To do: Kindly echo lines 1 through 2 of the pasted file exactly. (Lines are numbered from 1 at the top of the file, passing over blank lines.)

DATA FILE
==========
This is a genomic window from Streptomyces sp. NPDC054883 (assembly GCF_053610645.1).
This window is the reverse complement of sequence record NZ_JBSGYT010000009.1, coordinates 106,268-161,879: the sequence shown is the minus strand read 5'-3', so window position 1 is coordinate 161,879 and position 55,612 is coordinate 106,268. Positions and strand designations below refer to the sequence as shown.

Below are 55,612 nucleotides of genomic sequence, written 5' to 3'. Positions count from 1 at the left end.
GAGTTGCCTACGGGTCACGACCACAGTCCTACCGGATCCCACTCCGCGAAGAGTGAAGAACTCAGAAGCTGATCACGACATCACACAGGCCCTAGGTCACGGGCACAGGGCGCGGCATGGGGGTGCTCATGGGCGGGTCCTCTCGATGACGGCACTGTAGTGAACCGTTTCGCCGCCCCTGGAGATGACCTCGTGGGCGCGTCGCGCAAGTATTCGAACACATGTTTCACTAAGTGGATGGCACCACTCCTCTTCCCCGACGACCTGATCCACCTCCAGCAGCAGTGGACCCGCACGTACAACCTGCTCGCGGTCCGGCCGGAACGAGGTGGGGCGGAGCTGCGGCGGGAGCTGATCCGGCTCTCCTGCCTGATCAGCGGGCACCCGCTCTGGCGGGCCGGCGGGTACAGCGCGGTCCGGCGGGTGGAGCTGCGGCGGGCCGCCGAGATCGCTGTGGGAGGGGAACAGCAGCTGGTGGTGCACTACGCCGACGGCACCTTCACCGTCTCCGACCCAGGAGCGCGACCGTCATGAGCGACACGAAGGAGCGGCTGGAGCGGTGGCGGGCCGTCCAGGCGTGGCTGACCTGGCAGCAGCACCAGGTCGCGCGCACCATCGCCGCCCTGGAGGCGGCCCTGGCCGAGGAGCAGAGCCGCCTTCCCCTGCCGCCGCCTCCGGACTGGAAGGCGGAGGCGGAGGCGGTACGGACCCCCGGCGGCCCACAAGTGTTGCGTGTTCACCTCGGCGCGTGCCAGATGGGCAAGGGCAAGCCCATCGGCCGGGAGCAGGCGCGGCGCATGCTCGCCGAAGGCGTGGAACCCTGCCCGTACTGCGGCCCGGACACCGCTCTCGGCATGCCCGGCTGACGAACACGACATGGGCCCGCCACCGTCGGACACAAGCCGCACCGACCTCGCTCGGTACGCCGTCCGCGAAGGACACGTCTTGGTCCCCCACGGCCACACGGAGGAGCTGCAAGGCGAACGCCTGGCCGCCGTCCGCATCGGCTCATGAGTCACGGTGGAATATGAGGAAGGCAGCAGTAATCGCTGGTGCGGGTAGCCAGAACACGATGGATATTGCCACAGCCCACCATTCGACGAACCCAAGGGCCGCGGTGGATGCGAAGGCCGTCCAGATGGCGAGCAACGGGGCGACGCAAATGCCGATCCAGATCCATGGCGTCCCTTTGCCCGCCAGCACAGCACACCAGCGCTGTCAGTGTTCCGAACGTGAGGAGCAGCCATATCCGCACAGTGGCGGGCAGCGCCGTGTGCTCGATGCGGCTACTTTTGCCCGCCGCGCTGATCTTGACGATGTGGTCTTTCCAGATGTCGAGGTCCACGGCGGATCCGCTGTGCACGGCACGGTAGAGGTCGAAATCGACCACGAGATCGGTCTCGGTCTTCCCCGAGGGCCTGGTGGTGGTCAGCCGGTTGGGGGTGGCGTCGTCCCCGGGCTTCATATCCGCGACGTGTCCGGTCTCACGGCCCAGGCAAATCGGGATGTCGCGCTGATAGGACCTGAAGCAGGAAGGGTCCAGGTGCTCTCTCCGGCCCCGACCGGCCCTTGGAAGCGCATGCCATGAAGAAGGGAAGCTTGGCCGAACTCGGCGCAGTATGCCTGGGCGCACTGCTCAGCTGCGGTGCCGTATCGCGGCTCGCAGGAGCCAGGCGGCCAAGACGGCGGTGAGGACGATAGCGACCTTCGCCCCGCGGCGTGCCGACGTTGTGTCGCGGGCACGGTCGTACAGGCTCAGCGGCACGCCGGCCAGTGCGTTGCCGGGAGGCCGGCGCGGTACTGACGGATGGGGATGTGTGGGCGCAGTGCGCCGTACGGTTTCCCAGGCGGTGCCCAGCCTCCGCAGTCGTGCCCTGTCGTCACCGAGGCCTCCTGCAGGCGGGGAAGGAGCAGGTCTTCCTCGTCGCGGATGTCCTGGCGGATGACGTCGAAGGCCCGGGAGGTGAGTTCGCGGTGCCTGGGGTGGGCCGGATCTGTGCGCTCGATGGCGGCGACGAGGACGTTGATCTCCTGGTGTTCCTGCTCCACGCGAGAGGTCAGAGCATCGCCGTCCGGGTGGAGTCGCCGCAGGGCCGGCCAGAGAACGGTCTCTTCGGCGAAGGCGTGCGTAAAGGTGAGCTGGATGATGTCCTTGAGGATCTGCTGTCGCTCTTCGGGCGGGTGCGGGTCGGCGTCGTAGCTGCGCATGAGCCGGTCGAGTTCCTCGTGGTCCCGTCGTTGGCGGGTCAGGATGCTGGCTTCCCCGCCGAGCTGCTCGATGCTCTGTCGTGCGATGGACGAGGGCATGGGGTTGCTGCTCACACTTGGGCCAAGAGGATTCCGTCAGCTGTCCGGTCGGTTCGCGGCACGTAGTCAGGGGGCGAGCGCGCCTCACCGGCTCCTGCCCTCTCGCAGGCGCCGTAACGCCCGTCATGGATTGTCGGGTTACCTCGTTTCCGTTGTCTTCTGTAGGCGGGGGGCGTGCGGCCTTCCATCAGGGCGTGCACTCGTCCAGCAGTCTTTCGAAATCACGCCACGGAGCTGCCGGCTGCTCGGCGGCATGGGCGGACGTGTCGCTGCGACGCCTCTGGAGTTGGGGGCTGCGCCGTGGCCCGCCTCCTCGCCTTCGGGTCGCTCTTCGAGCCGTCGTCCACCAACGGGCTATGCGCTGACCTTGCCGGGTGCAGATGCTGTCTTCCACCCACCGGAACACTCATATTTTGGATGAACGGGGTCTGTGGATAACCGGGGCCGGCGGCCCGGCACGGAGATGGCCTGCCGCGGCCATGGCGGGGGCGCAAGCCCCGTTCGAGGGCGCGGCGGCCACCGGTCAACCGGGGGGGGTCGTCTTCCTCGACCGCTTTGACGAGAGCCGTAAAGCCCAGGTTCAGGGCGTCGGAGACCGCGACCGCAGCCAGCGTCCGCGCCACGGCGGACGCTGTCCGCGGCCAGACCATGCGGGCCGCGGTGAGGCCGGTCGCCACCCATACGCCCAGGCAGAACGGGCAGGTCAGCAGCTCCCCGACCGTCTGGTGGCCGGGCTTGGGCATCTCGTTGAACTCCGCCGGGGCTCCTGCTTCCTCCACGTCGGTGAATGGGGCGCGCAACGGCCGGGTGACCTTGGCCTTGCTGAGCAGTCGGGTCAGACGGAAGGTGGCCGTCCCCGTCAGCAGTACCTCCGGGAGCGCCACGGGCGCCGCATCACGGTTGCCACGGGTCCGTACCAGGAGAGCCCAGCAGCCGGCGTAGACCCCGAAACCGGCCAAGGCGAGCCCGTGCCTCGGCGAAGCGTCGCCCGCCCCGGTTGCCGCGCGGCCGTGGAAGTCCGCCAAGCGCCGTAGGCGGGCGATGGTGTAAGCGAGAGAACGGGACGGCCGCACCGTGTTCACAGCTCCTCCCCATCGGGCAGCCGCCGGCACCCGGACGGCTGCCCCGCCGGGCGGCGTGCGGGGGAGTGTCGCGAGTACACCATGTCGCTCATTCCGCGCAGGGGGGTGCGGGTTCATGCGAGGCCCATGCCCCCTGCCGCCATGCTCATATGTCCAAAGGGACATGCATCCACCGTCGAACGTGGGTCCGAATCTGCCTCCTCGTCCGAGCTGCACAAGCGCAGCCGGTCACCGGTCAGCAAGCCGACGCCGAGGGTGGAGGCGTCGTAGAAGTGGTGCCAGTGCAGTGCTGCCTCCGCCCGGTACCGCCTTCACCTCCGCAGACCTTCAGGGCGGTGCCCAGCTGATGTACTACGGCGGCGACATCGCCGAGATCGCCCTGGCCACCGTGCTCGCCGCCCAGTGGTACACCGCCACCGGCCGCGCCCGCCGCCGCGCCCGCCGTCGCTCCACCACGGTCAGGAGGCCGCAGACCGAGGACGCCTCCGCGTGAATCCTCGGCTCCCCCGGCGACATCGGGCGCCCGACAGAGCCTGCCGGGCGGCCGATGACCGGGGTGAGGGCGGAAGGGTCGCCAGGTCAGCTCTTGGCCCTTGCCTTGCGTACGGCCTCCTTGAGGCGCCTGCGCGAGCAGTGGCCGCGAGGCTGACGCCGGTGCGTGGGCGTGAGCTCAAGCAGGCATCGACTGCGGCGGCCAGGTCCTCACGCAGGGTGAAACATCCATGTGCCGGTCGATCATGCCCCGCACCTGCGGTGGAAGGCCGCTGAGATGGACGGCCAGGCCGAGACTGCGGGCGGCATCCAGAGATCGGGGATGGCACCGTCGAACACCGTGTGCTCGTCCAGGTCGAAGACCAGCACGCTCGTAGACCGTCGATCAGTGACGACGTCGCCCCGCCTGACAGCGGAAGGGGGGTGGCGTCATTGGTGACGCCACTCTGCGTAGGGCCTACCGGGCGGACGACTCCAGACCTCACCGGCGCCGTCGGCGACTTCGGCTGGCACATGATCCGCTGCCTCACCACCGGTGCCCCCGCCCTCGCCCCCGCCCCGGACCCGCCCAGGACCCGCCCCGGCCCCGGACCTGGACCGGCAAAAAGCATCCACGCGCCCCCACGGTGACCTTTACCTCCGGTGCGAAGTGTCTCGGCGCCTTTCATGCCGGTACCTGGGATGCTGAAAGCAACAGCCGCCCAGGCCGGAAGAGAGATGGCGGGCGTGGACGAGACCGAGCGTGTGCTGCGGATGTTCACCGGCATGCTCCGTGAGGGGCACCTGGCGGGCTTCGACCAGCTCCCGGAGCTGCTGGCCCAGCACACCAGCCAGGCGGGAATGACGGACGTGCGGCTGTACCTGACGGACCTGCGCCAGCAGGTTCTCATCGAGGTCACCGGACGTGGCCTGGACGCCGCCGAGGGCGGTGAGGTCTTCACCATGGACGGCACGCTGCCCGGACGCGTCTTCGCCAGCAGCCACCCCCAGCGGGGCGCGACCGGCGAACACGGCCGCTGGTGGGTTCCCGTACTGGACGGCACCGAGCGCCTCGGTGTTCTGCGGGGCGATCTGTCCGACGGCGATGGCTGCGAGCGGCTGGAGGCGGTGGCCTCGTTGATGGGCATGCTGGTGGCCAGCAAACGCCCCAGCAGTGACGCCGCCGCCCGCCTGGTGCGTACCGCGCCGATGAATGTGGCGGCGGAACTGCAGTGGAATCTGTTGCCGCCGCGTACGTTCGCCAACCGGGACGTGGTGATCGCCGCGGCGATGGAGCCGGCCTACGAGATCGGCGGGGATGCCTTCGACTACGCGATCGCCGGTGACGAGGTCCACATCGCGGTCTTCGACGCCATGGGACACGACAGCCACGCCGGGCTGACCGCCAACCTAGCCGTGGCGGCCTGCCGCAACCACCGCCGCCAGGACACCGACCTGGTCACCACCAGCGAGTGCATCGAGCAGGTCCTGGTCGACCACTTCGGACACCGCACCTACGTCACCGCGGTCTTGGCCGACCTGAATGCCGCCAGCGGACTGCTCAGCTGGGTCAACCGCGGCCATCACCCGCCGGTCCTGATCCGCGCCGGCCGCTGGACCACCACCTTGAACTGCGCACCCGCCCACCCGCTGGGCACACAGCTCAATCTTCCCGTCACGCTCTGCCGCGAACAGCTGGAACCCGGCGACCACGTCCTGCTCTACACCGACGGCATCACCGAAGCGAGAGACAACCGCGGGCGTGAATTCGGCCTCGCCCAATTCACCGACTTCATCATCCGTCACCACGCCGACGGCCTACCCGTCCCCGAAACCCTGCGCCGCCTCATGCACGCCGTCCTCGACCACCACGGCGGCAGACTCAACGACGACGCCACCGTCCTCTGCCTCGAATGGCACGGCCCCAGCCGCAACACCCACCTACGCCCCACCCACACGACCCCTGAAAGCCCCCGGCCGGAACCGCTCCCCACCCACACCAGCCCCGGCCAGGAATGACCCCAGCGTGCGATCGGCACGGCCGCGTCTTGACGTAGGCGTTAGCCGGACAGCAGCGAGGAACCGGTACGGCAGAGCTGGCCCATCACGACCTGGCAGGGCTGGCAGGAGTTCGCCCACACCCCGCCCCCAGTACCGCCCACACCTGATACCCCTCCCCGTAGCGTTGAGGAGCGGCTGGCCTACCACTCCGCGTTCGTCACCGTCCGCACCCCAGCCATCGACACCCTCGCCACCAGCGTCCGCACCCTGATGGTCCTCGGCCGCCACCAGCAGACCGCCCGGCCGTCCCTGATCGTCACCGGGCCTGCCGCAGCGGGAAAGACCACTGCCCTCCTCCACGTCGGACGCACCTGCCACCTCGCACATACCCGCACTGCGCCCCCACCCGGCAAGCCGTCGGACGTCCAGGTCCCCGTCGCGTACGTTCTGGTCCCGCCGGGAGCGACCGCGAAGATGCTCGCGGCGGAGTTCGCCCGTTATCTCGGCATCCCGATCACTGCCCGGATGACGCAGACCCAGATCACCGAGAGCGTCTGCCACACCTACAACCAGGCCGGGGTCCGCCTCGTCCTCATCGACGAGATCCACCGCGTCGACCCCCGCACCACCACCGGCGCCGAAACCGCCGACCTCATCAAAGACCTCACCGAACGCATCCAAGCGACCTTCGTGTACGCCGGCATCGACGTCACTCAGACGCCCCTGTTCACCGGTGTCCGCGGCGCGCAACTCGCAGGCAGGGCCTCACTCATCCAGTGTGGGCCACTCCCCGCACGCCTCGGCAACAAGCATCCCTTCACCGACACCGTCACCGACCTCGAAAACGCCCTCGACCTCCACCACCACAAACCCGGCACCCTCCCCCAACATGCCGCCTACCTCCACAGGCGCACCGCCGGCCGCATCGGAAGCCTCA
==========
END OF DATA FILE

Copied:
This is a genomic window from Streptomyces sp. NPDC054883 (assembly GCF_053610645.1).
This window is the reverse complement of sequence record NZ_JBSGYT010000009.1, coordinates 106,268-161,879: the sequence shown is the minus strand read 5'-3', so window position 1 is coordinate 161,879 and position 55,612 is coordinate 106,268. Positions and strand designations below refer to the sequence as shown.